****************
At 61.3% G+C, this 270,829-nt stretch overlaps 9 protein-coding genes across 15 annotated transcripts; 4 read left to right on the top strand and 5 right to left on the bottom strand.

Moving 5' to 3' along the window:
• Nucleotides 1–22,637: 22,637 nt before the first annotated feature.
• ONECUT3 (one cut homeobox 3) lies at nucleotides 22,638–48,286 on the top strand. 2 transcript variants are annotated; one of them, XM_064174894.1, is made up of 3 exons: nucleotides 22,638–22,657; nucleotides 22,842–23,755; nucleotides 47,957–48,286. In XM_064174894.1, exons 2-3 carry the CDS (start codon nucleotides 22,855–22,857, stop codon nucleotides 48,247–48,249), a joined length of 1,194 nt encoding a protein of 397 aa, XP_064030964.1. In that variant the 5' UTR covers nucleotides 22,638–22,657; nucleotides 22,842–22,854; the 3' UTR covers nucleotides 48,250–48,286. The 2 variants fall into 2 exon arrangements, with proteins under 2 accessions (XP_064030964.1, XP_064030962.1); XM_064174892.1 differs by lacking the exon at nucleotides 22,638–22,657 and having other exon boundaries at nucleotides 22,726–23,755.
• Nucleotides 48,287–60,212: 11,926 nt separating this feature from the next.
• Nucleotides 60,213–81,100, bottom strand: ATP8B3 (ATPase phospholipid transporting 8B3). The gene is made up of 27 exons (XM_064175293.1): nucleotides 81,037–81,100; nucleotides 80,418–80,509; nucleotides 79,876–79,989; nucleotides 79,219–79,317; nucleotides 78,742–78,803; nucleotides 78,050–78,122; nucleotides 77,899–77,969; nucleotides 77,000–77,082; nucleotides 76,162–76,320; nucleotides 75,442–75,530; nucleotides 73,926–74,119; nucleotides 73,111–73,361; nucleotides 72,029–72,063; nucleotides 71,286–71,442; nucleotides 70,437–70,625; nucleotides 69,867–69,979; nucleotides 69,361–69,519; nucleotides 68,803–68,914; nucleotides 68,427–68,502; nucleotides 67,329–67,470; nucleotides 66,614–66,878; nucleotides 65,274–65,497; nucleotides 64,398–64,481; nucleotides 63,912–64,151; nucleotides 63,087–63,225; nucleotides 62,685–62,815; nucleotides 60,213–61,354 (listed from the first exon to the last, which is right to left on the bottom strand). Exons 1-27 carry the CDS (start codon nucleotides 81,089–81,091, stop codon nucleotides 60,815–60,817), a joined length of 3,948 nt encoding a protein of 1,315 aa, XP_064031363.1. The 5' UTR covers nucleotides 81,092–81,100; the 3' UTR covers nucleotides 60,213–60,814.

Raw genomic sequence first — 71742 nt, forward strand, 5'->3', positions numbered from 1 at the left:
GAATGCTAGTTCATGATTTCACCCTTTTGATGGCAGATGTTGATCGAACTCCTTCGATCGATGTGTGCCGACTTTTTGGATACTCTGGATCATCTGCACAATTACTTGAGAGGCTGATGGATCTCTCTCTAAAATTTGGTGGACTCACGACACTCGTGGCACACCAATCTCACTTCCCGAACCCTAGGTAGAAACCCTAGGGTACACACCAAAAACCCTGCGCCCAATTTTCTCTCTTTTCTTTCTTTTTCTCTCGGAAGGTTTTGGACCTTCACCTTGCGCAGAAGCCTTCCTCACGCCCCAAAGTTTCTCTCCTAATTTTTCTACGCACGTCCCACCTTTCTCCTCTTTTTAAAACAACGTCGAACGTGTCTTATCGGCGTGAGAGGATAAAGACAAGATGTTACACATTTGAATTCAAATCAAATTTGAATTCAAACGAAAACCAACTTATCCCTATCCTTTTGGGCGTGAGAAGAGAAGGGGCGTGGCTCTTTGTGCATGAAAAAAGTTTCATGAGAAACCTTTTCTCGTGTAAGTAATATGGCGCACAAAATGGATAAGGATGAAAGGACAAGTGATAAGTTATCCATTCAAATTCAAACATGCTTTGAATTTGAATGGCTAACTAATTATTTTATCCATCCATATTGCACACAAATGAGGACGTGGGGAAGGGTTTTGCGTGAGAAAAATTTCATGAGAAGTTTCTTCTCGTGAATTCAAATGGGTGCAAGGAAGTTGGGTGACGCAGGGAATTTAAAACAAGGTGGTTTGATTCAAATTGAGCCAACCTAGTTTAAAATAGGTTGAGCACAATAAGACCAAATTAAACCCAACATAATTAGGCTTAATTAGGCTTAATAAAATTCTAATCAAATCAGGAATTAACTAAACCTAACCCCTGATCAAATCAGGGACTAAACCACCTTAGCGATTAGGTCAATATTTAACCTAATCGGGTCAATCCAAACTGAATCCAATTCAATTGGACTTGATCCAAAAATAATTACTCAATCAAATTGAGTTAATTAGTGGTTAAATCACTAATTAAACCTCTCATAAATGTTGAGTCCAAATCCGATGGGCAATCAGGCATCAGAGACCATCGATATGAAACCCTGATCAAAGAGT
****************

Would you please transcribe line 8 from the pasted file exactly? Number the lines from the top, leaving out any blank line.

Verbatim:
GAATGCTAGTTCATGATTTCACCCTTTTGATGGCAGATGTTGATCGAACTCCTTCGATCGATGTGTGCCGACTTTTTGGATACTCTGGATCATCTGCACAATTACTTGAGAGGCTGATGGATCTCTCTCTAAAATTTGGTGGACTCACGACACTCGTGGCACACCAATCTCACTTCCCGAACCCTAGGTAGAAACCCTAGGGTACACACCAAAAACCCTGCGCCCAATTTTCTCTCTTTTCTTTCTTTTTCTCTCGGAAGGTTTTGGACCTTCACCTTGCGCAGAAGCCTTCCTCACGCCCCAAAGTTTCTCTCCTAATTTTTCTACGCACGTCCCACCTTTCTCCTCTTTTTAAAACAACGTCGAACGTGTCTTATCGGCGTGAGAGGATAAAGACAAGATGTTACACATTTGAATTCAAATCAAATTTGAATTCAAACGAAAACCAACTTATCCCTATCCTTTTGGGCGTGAGAAGAGAAGGGGCGTGGCTCTTTGTGCATGAAAAAAGTTTCATGAGAAACCTTTTCTCGTGTAAGTAATATGGCGCACAAAATGGATAAGGATGAAAGGACAAGTGATAAGTTATCCATTCAAATTCAAACATGCTTTGAATTTGAATGGCTAACTAATTATTTTATCCATCCATATTGCACACAAATGAGGACGTGGGGAAGGGTTTTGCGTGAGAAAAATTTCATGAGAAGTTTCTTCTCGTGAATTCAAATGGGTGCAAGGAAGTTGGGTGACGCAGGGAATTTAAAACAAGGTGGTTTGATTCAAATTGAGCCAACCTAGTTTAAAATAGGTTGAGCACAATAAGACCAAATTAAACCCAACATAATTAGGCTTAATTAGGCTTAATAAAATTCTAATCAAATCAGGAATTAACTAAACCTAACCCCTGATCAAATCAGGGACTAAACCACCTTAGCGATTAGGTCAATATTTAACCTAATCGGGTCAATCCAAACTGAATCCAATTCAATTGGACTTGATCCAAAAATAATTACTCAATCAAATTGAGTTAATTAGTGGTTAAATCACTAATTAAACCTCTCATAAATGTTGAGTCCAAATCCGATGGGCAATCAGGCATCAGAGACCATCGATATGAAACCCTGATCAAAGAGT